With a better understanding of the object that is being alleged to be stolen, this paper will then explore the ramifications for the rules of authorized access. This recognition reframes the question from, "am I allowed to access the network," to a recognition that there are two conceptual networks at issue - an open wireless network that broadband policy informs one is authorized to access, and another network attached to the wireless network, that I must now ask, "am I allowed to access." I know I am allowed to access one space; I do not know whether I am allowed to access the next space.
The answer to the question of the "theft" of open wireless networks must satisfy both the objectives of cybercrime and also of communications policy. It must be consistent with the notions that unauthorized access to a private network is criminal, and that the federal government has the policy objective of increased deployment of broadband networks. A cybercrime law which seeks to slam the door shut on open wireless networks collides with a communications policy which seeks to promote broadband deployment through intermodal broadband deployment, including open wireless networks.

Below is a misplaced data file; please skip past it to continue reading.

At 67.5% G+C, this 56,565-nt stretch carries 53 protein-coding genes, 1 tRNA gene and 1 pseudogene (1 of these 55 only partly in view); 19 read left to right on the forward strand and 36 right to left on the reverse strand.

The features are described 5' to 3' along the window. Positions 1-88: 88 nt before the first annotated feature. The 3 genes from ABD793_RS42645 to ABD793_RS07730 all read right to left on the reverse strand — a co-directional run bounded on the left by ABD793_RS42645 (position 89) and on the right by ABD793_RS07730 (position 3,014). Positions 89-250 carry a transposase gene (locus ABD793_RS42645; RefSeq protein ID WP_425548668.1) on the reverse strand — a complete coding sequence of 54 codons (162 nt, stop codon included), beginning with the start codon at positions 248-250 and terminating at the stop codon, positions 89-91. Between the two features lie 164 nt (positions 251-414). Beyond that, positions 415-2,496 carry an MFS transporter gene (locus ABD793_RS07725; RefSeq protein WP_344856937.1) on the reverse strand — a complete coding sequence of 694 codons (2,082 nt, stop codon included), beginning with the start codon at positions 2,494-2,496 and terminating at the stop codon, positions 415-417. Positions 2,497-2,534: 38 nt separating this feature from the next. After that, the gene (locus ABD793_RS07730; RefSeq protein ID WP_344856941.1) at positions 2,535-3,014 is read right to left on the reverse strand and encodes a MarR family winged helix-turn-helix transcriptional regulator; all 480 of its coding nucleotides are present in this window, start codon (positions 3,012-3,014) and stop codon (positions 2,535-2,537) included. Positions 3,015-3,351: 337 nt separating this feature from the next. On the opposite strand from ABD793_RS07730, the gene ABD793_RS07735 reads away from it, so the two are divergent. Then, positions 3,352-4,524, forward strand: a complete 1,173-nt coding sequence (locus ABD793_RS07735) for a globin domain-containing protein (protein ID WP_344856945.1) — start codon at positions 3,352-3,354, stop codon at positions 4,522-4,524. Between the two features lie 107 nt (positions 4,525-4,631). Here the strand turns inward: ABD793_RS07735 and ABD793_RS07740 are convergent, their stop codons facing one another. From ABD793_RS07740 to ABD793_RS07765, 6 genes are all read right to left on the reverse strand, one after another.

When one is in a commons space, and needs to know the boundary of that space and whether one can access the next space, trespass law helps. Trespass law informs that the owner of private property that wishes to restrict access to that property must provide notice that access is restricted; lacking such notice, a claim that one's access is unauthorized does not stand.
Finally this paper returns to the state prosecutions and state law. State law can generally be divided into two: those states which require network owners to provide notice that access is restricted, and those states which require an individual to learn whether access is restricted. A few states affirmatively follow the trespass model that explicit notice of restricted access must be provided. On the other hand, the reported prosecutions for unauthorized access to WiFi networks have occurred in states where the burden is on the individual to learn whether access is restricted.
The concept of theft assumes property. While theft (cybercrime) of a wireless service (communications policy) might have meaning where that service is licensed (a property right of a type), a disconnect between these two bodies of law becomes transparent with unlicensed networks (no property right).
Tuesday, January 27, 2009
"Steal More WiFi!"
at 10:00 AM